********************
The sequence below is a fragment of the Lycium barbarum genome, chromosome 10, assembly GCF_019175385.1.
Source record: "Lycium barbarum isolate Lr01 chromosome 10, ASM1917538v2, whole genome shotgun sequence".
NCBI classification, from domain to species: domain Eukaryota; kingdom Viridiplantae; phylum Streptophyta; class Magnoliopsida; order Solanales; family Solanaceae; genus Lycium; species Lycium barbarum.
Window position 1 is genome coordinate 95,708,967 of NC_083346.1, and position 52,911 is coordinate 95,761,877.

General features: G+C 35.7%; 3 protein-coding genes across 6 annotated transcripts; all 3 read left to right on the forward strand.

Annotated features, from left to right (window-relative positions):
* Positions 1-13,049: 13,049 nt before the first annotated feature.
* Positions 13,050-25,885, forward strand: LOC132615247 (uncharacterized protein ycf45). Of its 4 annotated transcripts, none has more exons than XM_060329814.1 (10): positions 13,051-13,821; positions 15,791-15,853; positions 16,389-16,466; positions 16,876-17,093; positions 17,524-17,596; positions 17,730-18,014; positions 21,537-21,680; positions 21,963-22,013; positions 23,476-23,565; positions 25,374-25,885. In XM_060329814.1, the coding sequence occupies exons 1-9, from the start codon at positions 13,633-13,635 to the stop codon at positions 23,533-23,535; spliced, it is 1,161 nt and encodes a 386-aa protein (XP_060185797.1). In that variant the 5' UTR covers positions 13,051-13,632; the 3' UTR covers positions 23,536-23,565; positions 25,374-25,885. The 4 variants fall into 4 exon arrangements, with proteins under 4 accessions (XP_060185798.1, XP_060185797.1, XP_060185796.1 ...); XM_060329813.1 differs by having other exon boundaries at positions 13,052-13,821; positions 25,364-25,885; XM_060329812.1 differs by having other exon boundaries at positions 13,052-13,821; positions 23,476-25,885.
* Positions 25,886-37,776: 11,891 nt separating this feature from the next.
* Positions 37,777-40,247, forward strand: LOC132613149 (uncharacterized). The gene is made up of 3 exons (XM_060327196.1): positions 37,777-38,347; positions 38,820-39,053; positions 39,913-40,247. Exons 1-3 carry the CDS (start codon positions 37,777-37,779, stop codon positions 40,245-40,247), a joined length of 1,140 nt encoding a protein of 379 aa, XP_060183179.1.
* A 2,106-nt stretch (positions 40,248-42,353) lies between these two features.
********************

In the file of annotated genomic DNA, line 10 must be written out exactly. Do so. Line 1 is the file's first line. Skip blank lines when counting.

* Positions 37,777-40,247, forward strand: LOC132613149 (uncharacterized). The gene is made up of 3 exons (XM_060327196.1): positions 37,777-38,347; positions 38,820-39,053; positions 39,913-40,247. Exons 1-3 carry the CDS (start codon positions 37,777-37,779, stop codon positions 40,245-40,247), a joined length of 1,140 nt encoding a protein of 379 aa, XP_060183179.1.